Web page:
I’m too lazy to do an official count, but I think my wife and I attended at least seven weddings this summer. And no, we’re not professional wedding crashers. We’re just in that age range where our summer is marked by wedding after wedding.
“What do you like better? Christmas or wedding season? Yes, um…the answer would be, um…wedding season.” – Vince Vaughn in Wedding Crashers
Being newly-married ourselves, going to weddings is a blast. First off, it’s a reminder of how much fun our wedding was. But second, it also provides perspective on just how much we’ve grown in our relationship over these last two years.
When you get married, there are a lot of things you simply can’t prepare for. For example, who knew women take up 90 percent of available counter space in the bathroom? Lesson learned.
One of the biggest things that can create tension in a marriage is money. Many newlyweds enter their marriages with their own spending and saving habits. Once your paycheck becomes our paycheck, it’s a different ballgame. From personal experience, though, I can tell you that—if you commit to following these four money tips for newlyweds—you can help ensure that money will cause few issues for you and your spouse.
1. Don’t avoid the money talk.
Most people don’t like to talk about money. Think about how uncomfortable the average person gets when they visit with their boss about their salary. Yikes! I can think of a ton of other things I’d rather do than talk about money—and I work for a bank!
Having the money talk is, without question, one of the first things you should do as a married couple. As a team, you should form a plan, set goals, and make decisions together.
2. Build a budget. And, stick with it.
I know what you’re thinking. Duh. I already know this. I’m serious, though. When you’re single, you can get by without having a monthly budget. Although, I don’t recommend it. When it’s just you spending your money, your spending doesn’t really have an impact on anyone else. If you spend too much, you only have yourself to blame. But, when you’re married, your finances are dependent on one another.
So, make a budget. But, don’t just include the boring stuff. Be sure to include set amounts for fun and for savings. As a newly-married couple, you want to have fun and enjoy each other’s company, right? If not, then I’m afraid no amount of money advice from me is going to help your situation. Whether it’s going to restaurants during the week or going out on the weekends, allocate a certain amount each month for this purpose. You’ll have fun while being financially responsible. Welcome to the exciting world of adulthood!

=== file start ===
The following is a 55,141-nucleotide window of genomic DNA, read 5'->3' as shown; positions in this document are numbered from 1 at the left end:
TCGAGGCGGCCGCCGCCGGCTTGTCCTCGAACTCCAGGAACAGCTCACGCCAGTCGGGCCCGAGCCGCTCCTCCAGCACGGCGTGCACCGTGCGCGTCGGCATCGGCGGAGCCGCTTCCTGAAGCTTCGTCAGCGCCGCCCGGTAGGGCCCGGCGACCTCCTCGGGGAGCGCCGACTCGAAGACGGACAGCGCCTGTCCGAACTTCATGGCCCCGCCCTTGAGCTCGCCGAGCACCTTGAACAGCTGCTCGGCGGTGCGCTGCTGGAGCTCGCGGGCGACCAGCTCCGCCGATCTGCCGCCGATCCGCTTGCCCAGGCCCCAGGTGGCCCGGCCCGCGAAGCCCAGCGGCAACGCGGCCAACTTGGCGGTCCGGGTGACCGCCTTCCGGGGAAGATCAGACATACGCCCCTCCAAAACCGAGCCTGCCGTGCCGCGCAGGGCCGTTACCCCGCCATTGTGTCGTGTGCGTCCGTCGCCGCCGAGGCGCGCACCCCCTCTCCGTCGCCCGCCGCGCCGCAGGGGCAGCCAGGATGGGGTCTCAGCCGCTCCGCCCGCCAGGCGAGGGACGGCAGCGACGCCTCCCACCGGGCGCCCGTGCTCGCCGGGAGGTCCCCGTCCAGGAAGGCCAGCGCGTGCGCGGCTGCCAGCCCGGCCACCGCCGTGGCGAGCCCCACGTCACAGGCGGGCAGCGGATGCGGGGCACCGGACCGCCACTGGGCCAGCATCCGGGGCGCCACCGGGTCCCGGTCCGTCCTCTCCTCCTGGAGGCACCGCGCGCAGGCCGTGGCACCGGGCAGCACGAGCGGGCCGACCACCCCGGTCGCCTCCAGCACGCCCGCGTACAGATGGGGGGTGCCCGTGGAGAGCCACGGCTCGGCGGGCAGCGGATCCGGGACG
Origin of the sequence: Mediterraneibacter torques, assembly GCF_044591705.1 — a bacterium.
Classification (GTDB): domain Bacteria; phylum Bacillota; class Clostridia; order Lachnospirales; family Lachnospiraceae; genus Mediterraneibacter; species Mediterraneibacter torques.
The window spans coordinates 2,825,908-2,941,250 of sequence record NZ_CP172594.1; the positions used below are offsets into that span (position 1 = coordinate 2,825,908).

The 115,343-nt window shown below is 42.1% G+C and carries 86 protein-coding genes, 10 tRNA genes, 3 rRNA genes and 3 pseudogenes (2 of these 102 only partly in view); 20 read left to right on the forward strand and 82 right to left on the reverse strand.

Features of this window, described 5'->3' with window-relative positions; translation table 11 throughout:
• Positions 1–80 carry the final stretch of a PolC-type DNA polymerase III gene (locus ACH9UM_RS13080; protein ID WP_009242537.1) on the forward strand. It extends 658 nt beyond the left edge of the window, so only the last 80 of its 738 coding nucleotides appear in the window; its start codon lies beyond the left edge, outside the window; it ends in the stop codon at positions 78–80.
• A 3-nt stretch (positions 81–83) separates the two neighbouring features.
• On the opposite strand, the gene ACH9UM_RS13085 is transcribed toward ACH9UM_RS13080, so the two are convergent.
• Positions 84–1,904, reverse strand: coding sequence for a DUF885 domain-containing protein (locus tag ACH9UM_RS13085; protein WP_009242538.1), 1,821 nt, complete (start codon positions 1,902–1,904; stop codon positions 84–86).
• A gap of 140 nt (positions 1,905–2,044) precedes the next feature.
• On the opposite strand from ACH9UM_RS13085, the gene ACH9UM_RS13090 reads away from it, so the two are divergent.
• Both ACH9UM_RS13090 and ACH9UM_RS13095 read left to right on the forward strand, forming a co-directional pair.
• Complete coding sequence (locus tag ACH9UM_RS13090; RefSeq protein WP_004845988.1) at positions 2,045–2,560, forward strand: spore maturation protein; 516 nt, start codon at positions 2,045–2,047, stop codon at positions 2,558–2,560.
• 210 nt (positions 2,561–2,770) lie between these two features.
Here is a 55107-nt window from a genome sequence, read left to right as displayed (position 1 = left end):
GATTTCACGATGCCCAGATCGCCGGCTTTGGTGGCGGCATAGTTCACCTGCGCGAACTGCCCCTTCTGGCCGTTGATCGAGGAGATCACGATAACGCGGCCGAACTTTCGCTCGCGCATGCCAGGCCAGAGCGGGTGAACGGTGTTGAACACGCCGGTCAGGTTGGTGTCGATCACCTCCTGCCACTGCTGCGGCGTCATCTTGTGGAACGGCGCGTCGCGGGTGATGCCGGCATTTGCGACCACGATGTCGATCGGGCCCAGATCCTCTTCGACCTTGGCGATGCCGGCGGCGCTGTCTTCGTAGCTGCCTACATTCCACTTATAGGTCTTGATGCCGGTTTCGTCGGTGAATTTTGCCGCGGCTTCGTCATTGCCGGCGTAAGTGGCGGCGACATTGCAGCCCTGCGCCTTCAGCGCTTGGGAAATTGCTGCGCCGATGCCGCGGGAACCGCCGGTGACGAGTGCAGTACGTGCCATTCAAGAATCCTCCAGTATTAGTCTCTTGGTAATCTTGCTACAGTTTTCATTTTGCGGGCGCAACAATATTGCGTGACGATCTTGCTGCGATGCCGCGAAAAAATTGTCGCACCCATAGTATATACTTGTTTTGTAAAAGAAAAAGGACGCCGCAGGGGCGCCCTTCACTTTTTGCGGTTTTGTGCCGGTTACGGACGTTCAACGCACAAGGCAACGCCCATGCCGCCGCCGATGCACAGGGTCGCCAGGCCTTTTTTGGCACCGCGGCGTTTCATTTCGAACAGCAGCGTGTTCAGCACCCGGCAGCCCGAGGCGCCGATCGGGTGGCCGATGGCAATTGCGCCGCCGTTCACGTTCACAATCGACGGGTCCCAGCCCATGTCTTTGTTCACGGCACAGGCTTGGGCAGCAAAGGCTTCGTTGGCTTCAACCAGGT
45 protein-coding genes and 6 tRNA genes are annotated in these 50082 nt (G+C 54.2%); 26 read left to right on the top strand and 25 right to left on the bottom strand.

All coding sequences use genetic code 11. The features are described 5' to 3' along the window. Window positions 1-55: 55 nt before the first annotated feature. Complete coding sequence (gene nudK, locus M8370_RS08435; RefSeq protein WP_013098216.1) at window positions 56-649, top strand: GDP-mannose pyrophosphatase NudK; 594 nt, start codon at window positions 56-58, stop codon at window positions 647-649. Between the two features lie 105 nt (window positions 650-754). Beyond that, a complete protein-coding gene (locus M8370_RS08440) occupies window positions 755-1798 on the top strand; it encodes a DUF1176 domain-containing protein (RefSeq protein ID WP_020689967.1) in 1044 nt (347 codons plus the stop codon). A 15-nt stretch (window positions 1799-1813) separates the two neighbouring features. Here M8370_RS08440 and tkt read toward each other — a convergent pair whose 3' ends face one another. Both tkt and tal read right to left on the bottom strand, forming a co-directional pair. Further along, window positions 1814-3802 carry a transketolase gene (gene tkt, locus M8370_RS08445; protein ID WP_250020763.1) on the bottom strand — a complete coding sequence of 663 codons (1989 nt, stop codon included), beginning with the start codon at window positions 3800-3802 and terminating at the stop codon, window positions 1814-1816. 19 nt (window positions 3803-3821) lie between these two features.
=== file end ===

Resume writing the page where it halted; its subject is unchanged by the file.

3. Establish an emergency fund.
If you haven’t learned already, life is full of surprises, both good and bad. One of the most important things you can do to prepare for those unexpected situations is to establish an emergency fund to fall back on (for when your wife decides it’s time for a new sofa…and dining room table). Kidding aside, the sooner you establish an emergency fund (for legitimate emergencies), the less of a financial burden those surprises will be when, not if, they arise.
4. Don’t carry credit card debt!
Many people, especially those who have graduated from college in the past few years, have student loans and credit card debt. Once you get married, your debt becomes our debt, and debt can be a good thing when used correctly.
Credit cards have extremely high interest rates, and carrying a balance on these cards requires unnecessarily high interest payments. A better option is to get an unsecured loan from a bank to pay off the credit card balance. This will save you money with a significantly lower interest rate, give you a regular low monthly payment to account for in your budget, and it will also improve your credit score. If you are planning to buy a home now that you’re a married couple, working to improve your credit score is extremely important.
If you haven’t figured out by now, I’m not a licensed marriage counselor. But, I do know that—by implementing these four financial principles into your marriage—both your marriage and your future financial situation will be better off. So, start making great financial decisions today. You’ll be glad you did.
About the Author:
Mark Benning is a credit analyst and bank officer at Central National Bank. In addition to being a Baylor sports fanatic, he enjoys hunting, fishing, and attending high school football games, where his wife, Lindsay, teaches and serves as the cheerleading coordinator.